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Intrinsic and extrinsic determinants of neuronal development: Relation to infantile autism

  • Roland D. Ciaranello
  • Scott R. VandenBerg
  • Thomas F. Anders
Article

Abstract

This paper attempts to view the autistic syndrome in the context of a disorder of brain development. The authors review some of the known or suspected causes of the autistic syndrome: maternal rubella, metabolic diseases, and heredity. Some basic principles of cellular neuroanatomy and chemical neurotransmission are sketched. The stages of human brain development from neurulation through histogenesis, cell migration, and elaboration of dendritic trees and axonal projections are described. The authors conclude that there are a limited number of developmental loci that could be disrupted and lead to the autistic syndrome, and that these most probably occur in the end stages of neuronal development, after the migrating neurons have reached their final place in the brain and have begun to elaborate communicative processes. Finally, the authors speculate on how neurochemical disturbances might alter end stage neuronal differentiation leading to the pathology of infantile autism.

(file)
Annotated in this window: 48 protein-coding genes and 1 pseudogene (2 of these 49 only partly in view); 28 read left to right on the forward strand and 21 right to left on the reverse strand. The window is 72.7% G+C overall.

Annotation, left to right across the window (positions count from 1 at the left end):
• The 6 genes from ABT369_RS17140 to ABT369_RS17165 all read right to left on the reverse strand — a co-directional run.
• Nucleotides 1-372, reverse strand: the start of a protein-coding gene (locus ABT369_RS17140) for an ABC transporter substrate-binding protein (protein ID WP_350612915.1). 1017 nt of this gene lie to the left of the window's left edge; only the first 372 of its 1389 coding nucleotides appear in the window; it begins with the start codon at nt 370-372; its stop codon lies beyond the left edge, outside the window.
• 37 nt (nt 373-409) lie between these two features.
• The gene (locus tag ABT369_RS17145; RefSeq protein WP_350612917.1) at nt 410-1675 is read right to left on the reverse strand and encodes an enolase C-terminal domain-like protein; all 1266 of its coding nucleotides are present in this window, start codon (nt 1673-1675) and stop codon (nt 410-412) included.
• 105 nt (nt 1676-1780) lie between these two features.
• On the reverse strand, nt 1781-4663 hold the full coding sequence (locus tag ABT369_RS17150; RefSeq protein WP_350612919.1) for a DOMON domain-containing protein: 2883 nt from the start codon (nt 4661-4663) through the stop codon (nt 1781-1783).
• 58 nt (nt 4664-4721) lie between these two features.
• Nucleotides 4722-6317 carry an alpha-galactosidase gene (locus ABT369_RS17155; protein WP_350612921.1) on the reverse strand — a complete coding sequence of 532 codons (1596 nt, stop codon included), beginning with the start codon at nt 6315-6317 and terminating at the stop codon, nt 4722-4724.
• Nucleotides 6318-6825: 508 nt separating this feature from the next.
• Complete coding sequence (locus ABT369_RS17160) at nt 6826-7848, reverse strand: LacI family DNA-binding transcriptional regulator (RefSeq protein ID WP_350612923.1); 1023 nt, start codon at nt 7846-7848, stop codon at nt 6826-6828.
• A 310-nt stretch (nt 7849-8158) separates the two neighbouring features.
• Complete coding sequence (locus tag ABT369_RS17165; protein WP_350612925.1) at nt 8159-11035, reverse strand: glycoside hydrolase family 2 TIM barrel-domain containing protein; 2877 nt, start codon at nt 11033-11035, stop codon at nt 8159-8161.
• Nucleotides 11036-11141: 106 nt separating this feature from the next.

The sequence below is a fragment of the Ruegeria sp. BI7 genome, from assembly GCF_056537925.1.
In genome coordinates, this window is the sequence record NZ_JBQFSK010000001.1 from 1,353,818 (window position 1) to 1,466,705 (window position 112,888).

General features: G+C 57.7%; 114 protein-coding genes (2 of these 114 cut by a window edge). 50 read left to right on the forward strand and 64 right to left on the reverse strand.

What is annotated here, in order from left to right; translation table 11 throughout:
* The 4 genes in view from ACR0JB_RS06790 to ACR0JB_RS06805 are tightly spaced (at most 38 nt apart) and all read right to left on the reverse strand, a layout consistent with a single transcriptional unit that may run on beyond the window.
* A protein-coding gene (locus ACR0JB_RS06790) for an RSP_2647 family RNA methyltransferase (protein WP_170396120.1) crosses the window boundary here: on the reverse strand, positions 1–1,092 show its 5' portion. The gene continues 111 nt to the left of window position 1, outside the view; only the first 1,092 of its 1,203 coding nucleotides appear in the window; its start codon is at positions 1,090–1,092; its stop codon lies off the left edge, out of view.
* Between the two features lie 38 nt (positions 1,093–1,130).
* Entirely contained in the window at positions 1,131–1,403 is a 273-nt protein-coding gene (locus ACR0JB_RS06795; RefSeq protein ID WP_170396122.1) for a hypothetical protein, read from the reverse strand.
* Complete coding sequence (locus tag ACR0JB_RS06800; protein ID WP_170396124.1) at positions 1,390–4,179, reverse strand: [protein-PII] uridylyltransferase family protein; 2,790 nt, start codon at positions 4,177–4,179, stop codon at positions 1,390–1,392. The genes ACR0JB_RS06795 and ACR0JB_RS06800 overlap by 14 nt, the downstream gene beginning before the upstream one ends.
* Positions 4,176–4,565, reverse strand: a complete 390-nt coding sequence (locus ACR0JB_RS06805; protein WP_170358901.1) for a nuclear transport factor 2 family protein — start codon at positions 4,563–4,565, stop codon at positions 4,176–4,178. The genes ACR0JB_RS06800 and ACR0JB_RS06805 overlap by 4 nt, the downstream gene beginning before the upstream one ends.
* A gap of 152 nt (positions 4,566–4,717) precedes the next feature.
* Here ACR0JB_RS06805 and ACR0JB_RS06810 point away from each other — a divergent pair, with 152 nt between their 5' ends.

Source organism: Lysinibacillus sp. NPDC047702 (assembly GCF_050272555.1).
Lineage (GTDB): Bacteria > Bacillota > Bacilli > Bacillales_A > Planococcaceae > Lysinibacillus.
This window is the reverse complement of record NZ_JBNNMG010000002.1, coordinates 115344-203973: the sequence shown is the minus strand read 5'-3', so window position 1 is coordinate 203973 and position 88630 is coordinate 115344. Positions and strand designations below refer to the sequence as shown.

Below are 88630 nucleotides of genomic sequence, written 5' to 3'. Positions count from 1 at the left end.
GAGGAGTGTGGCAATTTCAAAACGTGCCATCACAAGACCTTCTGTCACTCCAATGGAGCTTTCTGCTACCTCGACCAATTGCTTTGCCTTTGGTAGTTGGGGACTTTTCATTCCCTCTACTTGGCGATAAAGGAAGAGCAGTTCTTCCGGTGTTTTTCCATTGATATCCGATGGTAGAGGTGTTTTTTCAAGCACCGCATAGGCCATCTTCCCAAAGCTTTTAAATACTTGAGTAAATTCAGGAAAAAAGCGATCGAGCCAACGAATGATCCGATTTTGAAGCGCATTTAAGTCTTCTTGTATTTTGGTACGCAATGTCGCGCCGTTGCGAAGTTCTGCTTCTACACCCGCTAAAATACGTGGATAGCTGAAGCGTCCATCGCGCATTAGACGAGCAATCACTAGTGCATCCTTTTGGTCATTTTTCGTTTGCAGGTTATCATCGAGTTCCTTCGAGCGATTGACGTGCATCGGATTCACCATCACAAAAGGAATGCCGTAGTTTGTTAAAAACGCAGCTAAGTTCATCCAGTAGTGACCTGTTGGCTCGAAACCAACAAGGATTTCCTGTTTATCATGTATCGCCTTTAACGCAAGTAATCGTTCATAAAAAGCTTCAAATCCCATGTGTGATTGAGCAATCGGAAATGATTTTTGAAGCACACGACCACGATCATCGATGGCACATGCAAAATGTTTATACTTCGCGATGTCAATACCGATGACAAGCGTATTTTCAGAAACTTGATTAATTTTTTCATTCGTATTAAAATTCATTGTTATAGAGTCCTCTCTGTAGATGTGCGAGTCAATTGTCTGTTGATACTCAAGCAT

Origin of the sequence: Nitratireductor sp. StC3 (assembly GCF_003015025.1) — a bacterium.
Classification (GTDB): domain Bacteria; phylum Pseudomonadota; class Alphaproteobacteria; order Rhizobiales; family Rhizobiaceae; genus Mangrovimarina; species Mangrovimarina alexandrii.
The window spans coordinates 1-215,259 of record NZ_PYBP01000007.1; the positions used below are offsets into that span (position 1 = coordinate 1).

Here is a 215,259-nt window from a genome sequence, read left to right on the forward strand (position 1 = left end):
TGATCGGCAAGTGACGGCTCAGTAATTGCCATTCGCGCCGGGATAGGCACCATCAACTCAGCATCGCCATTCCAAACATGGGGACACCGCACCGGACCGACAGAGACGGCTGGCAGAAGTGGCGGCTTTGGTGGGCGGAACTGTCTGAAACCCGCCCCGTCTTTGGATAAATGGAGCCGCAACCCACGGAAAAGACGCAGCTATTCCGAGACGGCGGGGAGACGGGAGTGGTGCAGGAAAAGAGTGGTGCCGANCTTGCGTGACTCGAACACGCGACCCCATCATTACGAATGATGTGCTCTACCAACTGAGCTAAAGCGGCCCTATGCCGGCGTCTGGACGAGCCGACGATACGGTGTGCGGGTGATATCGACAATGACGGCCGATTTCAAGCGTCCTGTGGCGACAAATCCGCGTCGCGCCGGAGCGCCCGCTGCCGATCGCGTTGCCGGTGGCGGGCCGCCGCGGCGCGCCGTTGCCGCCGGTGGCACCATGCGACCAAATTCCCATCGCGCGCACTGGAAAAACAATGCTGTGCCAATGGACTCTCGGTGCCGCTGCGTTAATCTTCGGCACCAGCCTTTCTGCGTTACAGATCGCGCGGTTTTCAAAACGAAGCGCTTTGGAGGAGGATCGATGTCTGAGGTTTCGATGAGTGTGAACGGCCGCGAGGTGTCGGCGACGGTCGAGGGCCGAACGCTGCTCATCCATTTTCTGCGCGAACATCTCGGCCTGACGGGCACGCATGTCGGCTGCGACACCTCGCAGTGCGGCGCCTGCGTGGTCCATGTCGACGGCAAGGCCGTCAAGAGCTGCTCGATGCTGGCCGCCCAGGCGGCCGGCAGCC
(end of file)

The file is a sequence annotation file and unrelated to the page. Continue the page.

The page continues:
Keywords

Cell Migration Human Brain Brain Development Neuronal Differentiation Rubella 
These keywords were added by machine and not by the authors. This process is experimental and the keywords may be updated as the learning algorithm improves.

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Copyright information

© Plenum Publishing Corporation 1982

Authors and Affiliations

  • Roland D. Ciaranello
    • 1
  • Scott R. VandenBerg
    • 1
  • Thomas F. Anders
    • 1
  1. 1.Laboratory of Developmental Neurochemistry, Division of Child Psychiatry and Child Development, Department of Psychiatry and Behavioral SciencesStanford University School of MedicineStanford

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